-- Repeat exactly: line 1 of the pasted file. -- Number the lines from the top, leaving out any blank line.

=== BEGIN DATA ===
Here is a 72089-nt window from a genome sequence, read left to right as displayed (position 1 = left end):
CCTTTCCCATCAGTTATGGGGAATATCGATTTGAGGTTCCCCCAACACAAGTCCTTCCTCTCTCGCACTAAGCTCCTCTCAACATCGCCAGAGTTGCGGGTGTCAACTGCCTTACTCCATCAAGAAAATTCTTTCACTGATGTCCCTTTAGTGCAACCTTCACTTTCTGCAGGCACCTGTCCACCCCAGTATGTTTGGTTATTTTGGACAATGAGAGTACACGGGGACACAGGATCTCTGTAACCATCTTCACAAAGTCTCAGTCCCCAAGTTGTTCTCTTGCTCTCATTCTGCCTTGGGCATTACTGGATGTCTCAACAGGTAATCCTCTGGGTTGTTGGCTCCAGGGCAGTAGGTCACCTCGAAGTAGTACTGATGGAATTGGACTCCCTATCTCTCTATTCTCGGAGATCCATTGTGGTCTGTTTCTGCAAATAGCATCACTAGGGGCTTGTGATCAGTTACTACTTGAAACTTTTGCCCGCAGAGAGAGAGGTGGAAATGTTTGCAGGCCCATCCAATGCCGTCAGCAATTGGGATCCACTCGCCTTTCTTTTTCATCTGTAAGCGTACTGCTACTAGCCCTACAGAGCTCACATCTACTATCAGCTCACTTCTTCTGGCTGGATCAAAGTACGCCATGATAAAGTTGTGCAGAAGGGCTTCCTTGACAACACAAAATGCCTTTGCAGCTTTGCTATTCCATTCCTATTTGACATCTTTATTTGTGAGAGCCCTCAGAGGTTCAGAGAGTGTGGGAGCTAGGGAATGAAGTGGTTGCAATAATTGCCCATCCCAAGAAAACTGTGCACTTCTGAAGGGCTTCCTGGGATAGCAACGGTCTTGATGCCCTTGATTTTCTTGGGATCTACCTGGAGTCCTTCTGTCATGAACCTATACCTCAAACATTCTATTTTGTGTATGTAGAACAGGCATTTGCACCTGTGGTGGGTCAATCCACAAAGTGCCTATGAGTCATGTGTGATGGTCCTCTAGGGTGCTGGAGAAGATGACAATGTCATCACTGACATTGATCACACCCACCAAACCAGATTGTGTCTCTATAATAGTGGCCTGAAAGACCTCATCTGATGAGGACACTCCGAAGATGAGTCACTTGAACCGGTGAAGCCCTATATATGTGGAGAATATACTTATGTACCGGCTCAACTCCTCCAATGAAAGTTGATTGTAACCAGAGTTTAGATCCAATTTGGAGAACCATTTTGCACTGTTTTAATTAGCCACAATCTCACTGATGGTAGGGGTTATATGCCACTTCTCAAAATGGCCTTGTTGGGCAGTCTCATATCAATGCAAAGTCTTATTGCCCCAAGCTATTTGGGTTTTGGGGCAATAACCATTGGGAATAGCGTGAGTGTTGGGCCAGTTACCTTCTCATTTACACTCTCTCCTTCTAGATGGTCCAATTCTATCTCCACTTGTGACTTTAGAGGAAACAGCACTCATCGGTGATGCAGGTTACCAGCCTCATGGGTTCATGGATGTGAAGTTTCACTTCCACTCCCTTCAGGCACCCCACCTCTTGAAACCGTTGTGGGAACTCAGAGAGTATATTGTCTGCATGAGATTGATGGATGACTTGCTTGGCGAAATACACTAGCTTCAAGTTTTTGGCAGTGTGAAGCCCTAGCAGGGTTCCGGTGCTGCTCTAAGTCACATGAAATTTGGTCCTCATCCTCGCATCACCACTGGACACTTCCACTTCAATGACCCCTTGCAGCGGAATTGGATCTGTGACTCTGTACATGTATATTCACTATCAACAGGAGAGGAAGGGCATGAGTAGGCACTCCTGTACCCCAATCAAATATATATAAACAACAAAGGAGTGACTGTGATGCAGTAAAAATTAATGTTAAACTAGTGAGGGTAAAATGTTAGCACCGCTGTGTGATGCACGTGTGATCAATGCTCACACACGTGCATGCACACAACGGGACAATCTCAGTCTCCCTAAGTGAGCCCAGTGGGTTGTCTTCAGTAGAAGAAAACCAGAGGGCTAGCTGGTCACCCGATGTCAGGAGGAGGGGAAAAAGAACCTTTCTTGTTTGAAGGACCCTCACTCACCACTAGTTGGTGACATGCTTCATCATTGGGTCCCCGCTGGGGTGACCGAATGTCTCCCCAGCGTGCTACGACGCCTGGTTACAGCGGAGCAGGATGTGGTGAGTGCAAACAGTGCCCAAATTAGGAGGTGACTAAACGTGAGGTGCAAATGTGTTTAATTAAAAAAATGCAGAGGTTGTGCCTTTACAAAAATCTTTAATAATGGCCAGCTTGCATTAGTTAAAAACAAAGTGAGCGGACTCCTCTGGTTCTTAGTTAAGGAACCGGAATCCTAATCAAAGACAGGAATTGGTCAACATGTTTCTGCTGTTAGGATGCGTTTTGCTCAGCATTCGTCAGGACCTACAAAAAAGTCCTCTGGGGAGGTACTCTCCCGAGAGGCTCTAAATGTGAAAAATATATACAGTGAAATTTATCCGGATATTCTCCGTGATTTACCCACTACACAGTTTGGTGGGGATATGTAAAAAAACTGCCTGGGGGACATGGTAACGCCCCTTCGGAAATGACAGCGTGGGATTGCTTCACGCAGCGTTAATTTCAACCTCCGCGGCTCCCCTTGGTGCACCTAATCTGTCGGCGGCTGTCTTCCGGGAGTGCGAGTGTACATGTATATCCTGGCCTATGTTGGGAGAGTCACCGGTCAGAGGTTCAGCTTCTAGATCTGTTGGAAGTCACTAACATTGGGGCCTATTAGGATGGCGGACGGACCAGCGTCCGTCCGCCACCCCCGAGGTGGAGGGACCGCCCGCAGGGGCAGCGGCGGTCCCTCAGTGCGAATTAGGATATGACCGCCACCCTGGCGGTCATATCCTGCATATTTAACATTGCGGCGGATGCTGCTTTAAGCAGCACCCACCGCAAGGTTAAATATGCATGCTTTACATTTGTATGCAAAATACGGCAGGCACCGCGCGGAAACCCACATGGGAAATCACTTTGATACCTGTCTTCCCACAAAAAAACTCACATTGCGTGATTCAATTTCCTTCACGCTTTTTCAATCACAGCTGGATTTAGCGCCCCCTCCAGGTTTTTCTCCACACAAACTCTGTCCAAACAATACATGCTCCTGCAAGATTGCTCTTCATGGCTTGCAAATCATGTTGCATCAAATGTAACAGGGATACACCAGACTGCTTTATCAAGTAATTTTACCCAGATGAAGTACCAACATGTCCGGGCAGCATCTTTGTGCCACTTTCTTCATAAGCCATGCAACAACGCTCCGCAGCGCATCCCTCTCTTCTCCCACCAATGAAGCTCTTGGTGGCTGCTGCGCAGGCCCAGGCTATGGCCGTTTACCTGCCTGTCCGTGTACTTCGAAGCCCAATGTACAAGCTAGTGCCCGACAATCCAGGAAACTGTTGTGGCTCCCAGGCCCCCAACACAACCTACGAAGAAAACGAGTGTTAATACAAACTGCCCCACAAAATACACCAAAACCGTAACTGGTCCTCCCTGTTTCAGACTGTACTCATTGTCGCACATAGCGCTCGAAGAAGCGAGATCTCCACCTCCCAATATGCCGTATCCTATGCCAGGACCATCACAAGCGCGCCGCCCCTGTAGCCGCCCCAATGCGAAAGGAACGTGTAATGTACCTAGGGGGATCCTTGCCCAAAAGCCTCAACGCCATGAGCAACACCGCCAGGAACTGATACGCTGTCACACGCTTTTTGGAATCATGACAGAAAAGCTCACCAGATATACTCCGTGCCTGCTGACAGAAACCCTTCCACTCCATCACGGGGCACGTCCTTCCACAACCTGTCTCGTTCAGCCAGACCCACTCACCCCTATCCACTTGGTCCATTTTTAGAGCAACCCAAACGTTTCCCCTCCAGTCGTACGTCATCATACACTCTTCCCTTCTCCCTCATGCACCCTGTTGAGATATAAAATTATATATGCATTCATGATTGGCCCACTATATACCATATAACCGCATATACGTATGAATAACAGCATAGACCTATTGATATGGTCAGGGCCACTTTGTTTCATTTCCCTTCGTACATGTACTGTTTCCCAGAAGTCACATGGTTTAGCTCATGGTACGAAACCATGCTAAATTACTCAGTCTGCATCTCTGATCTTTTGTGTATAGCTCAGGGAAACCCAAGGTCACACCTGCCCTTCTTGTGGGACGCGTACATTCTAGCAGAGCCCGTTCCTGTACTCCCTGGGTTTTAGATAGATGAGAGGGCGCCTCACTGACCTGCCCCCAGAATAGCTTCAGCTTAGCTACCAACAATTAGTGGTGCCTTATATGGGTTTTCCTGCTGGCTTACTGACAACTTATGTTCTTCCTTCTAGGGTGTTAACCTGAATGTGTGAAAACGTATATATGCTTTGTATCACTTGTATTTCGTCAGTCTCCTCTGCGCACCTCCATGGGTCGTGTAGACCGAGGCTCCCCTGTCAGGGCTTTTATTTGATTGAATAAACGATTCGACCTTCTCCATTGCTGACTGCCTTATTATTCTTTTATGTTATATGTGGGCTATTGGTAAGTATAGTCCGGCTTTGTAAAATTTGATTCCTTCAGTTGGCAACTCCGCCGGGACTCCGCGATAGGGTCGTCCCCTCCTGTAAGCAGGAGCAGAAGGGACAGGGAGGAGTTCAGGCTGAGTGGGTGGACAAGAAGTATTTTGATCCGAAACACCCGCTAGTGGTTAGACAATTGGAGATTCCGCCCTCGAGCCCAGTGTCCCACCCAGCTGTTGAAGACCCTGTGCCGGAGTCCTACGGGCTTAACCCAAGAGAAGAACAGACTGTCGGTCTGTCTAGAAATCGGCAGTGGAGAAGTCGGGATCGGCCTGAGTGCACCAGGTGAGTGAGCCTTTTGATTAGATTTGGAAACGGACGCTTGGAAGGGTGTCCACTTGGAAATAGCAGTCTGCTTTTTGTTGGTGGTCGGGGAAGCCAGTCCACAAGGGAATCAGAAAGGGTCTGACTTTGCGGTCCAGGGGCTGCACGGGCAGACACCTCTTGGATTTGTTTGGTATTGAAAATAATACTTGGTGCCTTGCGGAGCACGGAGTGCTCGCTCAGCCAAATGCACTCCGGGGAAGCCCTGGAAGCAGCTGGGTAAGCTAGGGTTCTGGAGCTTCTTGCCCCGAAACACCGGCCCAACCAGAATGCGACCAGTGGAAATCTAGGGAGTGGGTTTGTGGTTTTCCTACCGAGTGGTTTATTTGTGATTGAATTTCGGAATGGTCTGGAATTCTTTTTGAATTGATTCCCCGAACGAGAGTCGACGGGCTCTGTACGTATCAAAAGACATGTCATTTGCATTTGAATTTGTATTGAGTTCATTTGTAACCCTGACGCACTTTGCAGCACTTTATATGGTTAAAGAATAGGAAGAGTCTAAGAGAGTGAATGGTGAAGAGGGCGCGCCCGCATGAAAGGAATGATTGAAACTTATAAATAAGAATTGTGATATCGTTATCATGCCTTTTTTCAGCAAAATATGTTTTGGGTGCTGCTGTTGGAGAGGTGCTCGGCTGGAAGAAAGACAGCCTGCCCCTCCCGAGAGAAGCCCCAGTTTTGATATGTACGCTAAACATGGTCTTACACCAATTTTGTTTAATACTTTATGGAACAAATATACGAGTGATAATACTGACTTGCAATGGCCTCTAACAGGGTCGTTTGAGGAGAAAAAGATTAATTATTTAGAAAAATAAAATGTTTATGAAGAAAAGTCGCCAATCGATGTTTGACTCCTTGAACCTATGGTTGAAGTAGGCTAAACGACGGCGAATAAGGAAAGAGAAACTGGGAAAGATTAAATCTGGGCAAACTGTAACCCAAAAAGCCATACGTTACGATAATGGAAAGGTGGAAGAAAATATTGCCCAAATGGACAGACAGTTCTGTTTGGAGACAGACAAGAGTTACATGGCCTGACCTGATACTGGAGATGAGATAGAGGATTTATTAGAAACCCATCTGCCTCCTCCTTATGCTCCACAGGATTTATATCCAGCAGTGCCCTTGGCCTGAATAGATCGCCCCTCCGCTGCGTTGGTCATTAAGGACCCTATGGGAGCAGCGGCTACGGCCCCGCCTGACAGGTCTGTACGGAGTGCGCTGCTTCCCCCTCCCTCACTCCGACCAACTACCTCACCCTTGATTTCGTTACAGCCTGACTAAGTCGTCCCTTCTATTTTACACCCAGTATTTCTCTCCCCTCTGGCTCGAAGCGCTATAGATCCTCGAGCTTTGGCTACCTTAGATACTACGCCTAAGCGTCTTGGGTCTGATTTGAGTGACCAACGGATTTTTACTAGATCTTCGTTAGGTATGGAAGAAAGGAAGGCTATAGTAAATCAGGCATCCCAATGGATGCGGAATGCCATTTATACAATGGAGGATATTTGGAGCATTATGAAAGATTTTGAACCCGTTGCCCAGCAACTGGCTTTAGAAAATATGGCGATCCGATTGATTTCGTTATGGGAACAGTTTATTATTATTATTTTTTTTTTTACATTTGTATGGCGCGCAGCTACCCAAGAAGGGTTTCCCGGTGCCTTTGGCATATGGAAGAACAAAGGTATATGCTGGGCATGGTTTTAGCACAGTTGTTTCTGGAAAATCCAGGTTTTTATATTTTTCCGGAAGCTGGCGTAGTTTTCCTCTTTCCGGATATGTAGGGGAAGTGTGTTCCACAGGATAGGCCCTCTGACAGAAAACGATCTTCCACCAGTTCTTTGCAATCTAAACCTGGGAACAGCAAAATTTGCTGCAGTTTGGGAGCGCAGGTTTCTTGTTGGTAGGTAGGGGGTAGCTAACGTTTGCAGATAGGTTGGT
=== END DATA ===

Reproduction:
Here is a 72089-nt window from a genome sequence, read left to right as displayed (position 1 = left end):